A Day That Will Live in Infamy 2016

  1. What the Gypsy woman said
  2. Race in the election just past
  3. General Mattis
  4. Speech, constrained and compelled
  5. The Great Hair Salon freakout

Secondary Things


I am a Romanian gypsy from a long line of chicken stealers, fortunetellers, tax evaders, and draft dodgers. That is not such a bad heritage.

When I was a child, my Uncle George used to take me to visit an old gypsy woman, who told fortunes and sold alcohol without a license in her front parlor, an Old Country social club to which the local police turned a blind eye. Besides, the gypsy way pays no attention to the civil authorities.

My uncle would play cards and drink hot tea with rum, while I watched the old gypsy woman’s large parrot. The parrot would shout swear words in English and Romanian. In this way, I learned that Romanian is much better than English for cursing. The old men in the unlicensed bar told me the parrot spoke English better than they did.

The old gypsy woman always wore a babushka and a long skirt that went down to her ankles. She played solitaire at a kitchen table next to the parrot. One day, the old gypsy woman told my fortune. Her long, surprisingly youthful-looking fingers shuffled a deck of playing cards and dealt six cards face up on the table in front of her.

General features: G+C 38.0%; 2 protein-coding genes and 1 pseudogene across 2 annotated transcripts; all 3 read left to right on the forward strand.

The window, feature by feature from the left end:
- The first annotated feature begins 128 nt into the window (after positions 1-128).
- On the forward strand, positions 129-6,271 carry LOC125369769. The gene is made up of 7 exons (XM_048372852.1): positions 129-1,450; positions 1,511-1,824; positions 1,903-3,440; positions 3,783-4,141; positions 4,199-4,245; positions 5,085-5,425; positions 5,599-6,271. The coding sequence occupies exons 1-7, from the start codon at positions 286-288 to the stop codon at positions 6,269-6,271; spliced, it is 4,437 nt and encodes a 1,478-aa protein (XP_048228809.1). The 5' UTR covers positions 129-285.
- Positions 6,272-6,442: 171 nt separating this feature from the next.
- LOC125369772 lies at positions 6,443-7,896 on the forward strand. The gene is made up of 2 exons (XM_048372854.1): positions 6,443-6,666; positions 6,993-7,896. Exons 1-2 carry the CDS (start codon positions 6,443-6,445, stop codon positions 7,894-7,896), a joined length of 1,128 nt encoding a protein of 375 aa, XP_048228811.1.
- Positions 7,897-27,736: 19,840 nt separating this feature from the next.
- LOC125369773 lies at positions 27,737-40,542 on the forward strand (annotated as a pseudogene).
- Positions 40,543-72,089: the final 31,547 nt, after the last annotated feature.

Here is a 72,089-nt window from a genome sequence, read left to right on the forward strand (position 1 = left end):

The old gypsy woman said, “You are going to be a scientist and will work at a laboratory for the destruction of mankind.”

Then, she picked up the cards and said, “You are too young to hear the rest.”

I said to myself, “The old gypsy woman is crazy.”

Many years later, I became a theoretical physicist and received a postdoctoral appointment to Los Alamos Scientific Laboratory in New Mexico ….

(George Stanciu) If you think that sounds promising, I think you’re right. It’s one of the best essays I’ve read on the internet in the past few months, as Stanciu reminisces on and around Stan Ulam, “the most intelligent person that I would meet in my life.”

Cameo appearance by Edward Teller (an inferior mind but a superior self-promoter).

Tertiary Things


Scott McConnell not only commits truth about the term “white supremacist,” but adds a surprising twist:

In the 1960s, white supremacy was being brought to a welcome conclusion.